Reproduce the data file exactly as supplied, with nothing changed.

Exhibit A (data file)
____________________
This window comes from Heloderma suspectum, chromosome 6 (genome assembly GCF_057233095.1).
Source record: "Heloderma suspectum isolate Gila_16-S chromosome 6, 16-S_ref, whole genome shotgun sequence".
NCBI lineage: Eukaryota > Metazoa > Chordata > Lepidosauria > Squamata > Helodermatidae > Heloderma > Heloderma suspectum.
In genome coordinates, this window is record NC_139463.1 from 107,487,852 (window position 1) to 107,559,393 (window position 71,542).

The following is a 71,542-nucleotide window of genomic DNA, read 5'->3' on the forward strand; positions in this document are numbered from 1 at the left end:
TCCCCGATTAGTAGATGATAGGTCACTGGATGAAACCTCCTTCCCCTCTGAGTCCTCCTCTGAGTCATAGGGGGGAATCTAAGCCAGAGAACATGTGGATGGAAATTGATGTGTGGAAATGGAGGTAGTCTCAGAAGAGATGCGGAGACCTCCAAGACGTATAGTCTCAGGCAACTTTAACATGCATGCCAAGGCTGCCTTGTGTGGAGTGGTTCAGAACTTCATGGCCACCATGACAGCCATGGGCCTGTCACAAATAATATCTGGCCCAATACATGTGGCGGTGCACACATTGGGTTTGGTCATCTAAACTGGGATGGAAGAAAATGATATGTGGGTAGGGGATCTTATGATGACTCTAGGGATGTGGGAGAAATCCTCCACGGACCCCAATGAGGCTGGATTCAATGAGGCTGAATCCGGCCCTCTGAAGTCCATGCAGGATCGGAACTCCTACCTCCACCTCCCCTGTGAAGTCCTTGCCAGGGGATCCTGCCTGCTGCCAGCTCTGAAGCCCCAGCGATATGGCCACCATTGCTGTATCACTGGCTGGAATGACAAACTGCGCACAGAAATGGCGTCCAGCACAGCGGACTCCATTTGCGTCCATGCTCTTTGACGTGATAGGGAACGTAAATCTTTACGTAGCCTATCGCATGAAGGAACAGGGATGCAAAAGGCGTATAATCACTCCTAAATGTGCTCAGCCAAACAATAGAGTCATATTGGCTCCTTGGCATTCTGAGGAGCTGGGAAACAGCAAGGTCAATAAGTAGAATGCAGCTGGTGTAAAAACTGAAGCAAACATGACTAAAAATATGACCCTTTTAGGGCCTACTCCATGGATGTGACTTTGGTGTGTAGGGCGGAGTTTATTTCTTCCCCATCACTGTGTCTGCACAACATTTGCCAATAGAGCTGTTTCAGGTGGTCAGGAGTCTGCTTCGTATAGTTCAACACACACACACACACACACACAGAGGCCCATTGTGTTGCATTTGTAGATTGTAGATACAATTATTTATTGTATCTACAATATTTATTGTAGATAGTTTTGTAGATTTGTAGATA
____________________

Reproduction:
This window comes from Heloderma suspectum, chromosome 6 (genome assembly GCF_057233095.1).
Source record: "Heloderma suspectum isolate Gila_16-S chromosome 6, 16-S_ref, whole genome shotgun sequence".
NCBI lineage: Eukaryota > Metazoa > Chordata > Lepidosauria > Squamata > Helodermatidae > Heloderma > Heloderma suspectum.
In genome coordinates, this window is record NC_139463.1 from 107,487,852 (window position 1) to 107,559,393 (window position 71,542).

The following is a 71,542-nucleotide window of genomic DNA, read 5'->3' on the forward strand; positions in this document are numbered from 1 at the left end:
TCCCCGATTAGTAGATGATAGGTCACTGGATGAAACCTCCTTCCCCTCTGAGTCCTCCTCTGAGTCATAGGGGGGAATCTAAGCCAGAGAACATGTGGATGGAAATTGATGTGTGGAAATGGAGGTAGTCTCAGAAGAGATGCGGAGACCTCCAAGACGTATAGTCTCAGGCAACTTTAACATGCATGCCAAGGCTGCCTTGTGTGGAGTGGTTCAGAACTTCATGGCCACCATGACAGCCATGGGCCTGTCACAAATAATATCTGGCCCAATACATGTGGCGGTGCACACATTGGGTTTGGTCATCTAAACTGGGATGGAAGAAAATGATATGTGGGTAGGGGATCTTATGATGACTCTAGGGATGTGGGAGAAATCCTCCACGGACCCCAATGAGGCTGGATTCAATGAGGCTGAATCCGGCCCTCTGAAGTCCATGCAGGATCGGAACTCCTACCTCCACCTCCCCTGTGAAGTCCTTGCCAGGGGATCCTGCCTGCTGCCAGCTCTGAAGCCCCAGCGATATGGCCACCATTGCTGTATCACTGGCTGGAATGACAAACTGCGCACAGAAATGGCGTCCAGCACAGCGGACTCCATTTGCGTCCATGCTCTTTGACGTGATAGGGAACGTAAATCTTTACGTAGCCTATCGCATGAAGGAACAGGGATGCAAAAGGCGTATAATCACTCCTAAATGTGCTCAGCCAAACAATAGAGTCATATTGGCTCCTTGGCATTCTGAGGAGCTGGGAAACAGCAAGGTCAATAAGTAGAATGCAGCTGGTGTAAAAACTGAAGCAAACATGACTAAAAATATGACCCTTTTAGGGCCTACTCCATGGATGTGACTTTGGTGTGTAGGGCGGAGTTTATTTCTTCCCCATCACTGTGTCTGCACAACATTTGCCAATAGAGCTGTTTCAGGTGGTCAGGAGTCTGCTTCGTATAGTTCAACACACACACACACACACACACAGAGGCCCATTGTGTTGCATTTGTAGATTGTAGATACAATTATTTATTGTATCTACAATATTTATTGTAGATAGTTTTGTAGATTTGTAGATA